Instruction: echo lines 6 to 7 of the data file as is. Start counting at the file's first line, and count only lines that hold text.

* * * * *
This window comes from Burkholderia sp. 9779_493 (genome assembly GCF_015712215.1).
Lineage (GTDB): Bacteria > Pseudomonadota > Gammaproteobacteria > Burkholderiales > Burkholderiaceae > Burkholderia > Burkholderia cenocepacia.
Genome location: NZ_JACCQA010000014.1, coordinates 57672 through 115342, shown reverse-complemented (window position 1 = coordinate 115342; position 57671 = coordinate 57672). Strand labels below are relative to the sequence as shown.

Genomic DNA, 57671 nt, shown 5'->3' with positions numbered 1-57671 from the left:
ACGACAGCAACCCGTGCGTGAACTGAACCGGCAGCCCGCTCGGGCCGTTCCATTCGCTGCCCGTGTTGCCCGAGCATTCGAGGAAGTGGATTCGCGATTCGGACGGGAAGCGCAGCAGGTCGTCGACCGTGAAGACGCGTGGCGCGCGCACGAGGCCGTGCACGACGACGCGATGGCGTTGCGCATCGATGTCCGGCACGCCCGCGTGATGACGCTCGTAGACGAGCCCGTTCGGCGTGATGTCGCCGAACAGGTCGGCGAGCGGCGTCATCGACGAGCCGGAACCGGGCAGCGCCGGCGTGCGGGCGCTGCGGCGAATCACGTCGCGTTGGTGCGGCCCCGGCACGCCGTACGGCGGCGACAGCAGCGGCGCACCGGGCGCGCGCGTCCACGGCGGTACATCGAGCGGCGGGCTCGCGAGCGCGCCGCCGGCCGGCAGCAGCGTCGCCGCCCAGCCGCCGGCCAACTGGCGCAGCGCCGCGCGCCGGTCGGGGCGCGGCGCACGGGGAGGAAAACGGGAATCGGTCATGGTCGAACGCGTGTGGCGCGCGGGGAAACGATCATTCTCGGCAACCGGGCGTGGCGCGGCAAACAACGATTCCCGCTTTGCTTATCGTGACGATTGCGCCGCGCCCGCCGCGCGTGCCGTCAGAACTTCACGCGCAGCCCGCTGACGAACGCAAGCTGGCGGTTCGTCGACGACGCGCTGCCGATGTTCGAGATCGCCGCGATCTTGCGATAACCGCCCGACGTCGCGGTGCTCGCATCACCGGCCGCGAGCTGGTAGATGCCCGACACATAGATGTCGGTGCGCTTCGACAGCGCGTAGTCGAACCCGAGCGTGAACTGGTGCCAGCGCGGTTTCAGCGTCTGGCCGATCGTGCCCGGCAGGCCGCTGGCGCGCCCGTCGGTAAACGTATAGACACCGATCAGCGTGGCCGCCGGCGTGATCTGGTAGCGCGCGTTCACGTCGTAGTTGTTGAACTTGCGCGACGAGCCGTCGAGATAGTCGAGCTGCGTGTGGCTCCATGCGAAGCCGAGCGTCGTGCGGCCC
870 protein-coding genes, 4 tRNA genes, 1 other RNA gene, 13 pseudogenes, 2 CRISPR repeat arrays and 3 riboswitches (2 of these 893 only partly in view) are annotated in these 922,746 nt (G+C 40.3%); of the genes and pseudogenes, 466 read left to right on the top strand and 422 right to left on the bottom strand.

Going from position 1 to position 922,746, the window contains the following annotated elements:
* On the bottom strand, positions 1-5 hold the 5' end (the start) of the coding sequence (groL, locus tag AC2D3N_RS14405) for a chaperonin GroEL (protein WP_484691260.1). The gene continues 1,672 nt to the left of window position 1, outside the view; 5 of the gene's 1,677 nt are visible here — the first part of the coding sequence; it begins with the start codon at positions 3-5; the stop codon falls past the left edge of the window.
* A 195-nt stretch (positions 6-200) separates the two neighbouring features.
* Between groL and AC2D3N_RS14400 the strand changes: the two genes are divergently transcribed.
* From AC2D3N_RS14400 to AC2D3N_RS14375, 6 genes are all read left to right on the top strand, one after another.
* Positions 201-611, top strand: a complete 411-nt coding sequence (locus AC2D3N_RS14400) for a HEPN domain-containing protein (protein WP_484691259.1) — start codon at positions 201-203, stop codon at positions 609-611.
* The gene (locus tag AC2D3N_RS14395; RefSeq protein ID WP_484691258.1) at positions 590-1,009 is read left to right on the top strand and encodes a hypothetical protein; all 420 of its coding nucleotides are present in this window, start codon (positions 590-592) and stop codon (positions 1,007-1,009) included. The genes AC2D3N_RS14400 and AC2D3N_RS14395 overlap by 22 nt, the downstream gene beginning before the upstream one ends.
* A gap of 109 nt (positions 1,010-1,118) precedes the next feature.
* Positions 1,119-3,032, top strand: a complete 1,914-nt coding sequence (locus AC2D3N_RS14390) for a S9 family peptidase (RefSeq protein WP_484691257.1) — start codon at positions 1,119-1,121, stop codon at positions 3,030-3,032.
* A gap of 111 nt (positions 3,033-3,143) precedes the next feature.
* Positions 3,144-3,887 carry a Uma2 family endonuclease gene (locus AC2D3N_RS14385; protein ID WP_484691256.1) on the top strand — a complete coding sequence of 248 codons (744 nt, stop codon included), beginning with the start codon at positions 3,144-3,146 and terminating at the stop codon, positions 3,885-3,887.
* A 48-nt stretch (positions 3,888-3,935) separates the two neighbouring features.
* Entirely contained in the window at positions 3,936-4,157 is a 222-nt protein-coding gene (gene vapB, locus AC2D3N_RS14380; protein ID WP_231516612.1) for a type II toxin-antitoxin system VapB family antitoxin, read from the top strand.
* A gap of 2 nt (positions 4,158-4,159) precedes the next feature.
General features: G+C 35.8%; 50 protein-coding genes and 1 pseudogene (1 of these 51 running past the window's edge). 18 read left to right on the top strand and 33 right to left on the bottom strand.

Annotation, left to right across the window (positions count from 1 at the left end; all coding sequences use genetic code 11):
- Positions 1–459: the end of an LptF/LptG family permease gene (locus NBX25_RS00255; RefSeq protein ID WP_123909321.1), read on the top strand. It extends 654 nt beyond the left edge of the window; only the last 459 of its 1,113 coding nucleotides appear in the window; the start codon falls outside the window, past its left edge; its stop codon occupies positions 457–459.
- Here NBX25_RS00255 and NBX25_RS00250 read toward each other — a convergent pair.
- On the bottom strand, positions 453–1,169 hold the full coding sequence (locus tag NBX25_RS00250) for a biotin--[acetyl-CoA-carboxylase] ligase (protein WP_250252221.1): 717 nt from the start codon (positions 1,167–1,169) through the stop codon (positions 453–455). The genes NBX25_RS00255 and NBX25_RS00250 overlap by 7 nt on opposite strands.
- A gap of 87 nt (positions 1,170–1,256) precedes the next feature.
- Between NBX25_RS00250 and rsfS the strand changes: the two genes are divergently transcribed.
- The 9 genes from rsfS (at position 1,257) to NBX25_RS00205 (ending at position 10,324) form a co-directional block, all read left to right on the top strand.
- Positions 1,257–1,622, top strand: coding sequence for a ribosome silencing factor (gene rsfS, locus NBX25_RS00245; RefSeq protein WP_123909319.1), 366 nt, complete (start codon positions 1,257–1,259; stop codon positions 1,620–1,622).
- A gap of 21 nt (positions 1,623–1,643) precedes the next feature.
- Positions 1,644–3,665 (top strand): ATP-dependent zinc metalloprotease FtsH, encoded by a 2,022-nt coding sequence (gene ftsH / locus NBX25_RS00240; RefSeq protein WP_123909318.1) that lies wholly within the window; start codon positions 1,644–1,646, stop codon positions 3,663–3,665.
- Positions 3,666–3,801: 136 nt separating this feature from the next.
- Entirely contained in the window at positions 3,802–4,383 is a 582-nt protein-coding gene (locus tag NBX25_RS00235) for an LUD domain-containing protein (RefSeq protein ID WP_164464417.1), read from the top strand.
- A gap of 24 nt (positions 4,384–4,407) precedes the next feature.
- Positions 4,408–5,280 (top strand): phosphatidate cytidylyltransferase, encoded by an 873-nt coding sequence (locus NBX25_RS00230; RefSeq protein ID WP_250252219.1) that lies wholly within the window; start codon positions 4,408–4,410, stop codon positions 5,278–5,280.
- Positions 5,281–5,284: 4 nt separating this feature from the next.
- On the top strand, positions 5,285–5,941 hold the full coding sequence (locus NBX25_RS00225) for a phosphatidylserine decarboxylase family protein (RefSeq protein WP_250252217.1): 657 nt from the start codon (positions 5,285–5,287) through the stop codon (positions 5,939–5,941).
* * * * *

870 protein-coding genes, 4 tRNA genes, 1 other RNA gene, 13 pseudogenes, 2 CRISPR repeat arrays and 3 riboswitches (2 of these 893 only partly in view) are annotated in these 922,746 nt (G+C 40.3%); of the genes and pseudogenes, 466 read left to right on the top strand and 422 right to left on the bottom strand.

Going from position 1 to position 922,746, the window contains the following annotated elements: